Why are coins hard to find during the pandemic? The Federal Reserve has seen a significant decline of coins in circulation because people are not spending them as regularly at businesses, many of which are either temporarily closed or not accepting cash. Coins are still plentiful. In April, the U.S. Treasury estimated more than $47.8 billion were in the market, up by more than a billion dollars compared to last year. But in recent months, people have not been spending those coins at places like laundromats, banks, restaurants, or shops because the businesses are closed, or people are not visiting them as often as they were before the pandemic. “The typical places where coin enters our society have slowed or even stopped the normal circulation of coin,” said the Federal Reserve, which manages coin inventory, in a June statement. Sales at restaurants, bars and gas stations dropped more than 40% in April compared with a year ago. Sales have since picked up, but some businesses — like bars — remain shuttered in certain states, while others can only operate at a limited capacity. The Federal Reserve has encouraged banks to order only the coins they need and to make depositing coins easy for customers. One Wisconsin bank system offered its customers a $5 bonus for every $100 in coins they brought into exchange at a branch. The program was so successful, the bank suspended it after only a week.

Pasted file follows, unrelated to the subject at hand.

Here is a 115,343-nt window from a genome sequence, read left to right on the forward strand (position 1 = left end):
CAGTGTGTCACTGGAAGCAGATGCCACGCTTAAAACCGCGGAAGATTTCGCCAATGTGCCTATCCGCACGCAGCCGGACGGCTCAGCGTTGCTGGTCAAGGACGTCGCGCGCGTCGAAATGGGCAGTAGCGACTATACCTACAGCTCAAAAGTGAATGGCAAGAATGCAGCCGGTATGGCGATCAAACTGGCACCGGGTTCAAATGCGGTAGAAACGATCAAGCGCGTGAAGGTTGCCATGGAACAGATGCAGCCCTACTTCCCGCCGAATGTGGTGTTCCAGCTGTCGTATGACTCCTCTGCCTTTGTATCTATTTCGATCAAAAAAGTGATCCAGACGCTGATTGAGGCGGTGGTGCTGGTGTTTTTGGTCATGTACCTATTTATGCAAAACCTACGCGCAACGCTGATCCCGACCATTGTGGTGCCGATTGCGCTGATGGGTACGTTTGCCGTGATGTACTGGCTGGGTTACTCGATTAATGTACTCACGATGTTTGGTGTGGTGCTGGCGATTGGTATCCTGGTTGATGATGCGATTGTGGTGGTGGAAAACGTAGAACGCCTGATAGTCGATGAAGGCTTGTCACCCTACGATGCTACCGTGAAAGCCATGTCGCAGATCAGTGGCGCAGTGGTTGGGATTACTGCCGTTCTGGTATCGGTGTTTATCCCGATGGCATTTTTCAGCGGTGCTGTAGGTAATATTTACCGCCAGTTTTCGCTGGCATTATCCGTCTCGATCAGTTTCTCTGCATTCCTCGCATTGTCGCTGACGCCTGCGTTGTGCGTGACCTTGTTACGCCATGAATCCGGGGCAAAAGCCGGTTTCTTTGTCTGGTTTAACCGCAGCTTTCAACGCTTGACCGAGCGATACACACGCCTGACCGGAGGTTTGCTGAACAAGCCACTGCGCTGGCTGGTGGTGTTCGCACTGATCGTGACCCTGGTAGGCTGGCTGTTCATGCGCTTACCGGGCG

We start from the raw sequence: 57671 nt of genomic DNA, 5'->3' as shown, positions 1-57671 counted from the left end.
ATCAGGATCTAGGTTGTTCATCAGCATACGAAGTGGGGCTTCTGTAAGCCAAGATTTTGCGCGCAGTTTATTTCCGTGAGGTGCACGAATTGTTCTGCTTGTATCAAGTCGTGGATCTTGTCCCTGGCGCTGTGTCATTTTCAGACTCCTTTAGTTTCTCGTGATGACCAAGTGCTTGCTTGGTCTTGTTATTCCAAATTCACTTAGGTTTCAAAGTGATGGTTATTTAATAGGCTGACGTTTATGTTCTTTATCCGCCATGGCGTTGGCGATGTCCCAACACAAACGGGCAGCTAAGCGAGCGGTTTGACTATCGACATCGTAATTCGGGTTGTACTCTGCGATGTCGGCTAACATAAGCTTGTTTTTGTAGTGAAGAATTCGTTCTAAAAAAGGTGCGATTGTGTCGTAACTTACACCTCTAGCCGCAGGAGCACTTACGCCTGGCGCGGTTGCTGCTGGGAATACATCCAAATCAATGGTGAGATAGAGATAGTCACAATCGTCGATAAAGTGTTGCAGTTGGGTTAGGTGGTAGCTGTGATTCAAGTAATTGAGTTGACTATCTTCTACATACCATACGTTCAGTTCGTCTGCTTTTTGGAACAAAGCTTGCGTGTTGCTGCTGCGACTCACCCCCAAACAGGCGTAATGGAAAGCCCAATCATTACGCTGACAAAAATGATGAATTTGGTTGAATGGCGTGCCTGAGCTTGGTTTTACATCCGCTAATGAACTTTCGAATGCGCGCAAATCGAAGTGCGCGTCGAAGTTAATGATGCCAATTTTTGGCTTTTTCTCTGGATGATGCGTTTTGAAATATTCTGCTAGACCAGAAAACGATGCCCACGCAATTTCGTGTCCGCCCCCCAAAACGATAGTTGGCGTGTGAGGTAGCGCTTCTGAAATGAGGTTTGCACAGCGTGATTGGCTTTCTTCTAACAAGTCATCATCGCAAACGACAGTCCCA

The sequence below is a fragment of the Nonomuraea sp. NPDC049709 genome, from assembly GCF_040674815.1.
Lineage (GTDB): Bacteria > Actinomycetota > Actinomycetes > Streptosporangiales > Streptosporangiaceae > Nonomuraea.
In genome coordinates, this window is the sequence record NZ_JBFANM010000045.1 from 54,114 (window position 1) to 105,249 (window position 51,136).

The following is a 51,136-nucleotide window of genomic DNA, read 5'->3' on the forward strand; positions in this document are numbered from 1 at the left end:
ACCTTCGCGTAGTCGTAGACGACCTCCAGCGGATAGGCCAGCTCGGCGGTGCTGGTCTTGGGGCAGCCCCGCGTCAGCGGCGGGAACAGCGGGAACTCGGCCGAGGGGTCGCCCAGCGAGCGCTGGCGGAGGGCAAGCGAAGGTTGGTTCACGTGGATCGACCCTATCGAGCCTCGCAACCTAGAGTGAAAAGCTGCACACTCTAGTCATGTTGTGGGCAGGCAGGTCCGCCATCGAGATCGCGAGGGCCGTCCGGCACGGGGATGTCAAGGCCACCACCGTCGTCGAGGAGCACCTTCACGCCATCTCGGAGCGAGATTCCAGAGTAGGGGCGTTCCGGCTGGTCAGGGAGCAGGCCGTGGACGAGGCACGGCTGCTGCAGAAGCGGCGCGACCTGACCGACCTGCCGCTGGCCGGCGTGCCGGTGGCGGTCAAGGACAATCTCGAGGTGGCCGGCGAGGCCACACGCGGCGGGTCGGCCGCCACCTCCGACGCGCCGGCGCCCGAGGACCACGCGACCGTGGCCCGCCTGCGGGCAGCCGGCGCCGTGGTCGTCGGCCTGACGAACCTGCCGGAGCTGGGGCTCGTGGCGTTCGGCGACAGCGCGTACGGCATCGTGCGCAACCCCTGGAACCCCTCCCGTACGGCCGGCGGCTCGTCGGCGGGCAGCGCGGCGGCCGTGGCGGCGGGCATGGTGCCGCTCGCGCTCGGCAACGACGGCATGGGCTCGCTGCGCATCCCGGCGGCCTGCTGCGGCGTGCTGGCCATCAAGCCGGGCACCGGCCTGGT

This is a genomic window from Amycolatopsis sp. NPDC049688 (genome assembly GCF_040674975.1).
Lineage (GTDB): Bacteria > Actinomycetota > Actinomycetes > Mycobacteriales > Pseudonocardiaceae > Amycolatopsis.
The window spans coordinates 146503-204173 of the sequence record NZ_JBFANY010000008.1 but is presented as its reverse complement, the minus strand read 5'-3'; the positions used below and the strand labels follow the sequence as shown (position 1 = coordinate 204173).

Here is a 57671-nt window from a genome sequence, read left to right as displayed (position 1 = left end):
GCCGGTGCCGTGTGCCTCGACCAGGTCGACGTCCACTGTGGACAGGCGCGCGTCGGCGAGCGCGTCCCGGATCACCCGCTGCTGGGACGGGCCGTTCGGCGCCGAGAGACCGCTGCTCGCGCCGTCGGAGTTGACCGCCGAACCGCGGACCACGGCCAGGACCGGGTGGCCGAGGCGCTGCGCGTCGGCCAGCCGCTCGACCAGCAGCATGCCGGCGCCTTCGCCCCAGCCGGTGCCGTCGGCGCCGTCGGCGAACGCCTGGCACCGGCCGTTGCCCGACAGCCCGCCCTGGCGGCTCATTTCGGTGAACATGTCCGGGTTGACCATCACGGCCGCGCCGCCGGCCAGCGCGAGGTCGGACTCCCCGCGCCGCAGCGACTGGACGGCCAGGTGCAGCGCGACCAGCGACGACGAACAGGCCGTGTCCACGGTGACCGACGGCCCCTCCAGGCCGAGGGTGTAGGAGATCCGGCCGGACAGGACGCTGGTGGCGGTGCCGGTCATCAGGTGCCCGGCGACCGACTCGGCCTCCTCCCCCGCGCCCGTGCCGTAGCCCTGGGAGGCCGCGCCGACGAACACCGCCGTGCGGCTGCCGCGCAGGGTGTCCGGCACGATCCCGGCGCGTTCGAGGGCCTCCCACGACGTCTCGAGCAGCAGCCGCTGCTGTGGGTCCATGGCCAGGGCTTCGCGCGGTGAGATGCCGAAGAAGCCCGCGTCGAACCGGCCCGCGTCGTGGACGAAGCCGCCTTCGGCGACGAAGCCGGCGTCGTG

Kroger is halting the use of coin change at its stores in response to a shortage caused by the coronavirus pandemic, FOX 19 Cincinnati reports. The Federal Reserve said last month that the pandemic has “significantly disrupted the supply chain and normal circulation patterns for U.S. coin.” “What’s happened is that, with the partial closure of the economy, the flow of coins through the economy has gotten all — it’s kind of stopped,” Federal Reserve Chairman Jerome Powell said during a virtual hearing with the House Financial Services Committee on June 17. “The places where you go to give your coins, and get credit at the store and get cash — you know, folding money — those have not been working, stores have been closed. So the whole system has kind of, had come to a stop.” The Federal Reserve said in its statement that it is working with the U.S. Mint and Reserve Banks to address the issue through a “strategic allocation of coin inventories” to evenly distribute coins across banks and credit unions. Powell noted that the Federal Reserve expects the coin shortage to be a temporary issue as the country reopens and more Americans begin to spend again. According to FOX 19, the remainder of cash transactions will be applied to Kroger customers’ loyalty cards to be applied toward their next purchase. Customers can also used the funds towards Kroger’s “Round Up” program to support the company’s Zero Hunger/Zero Waster Foundation.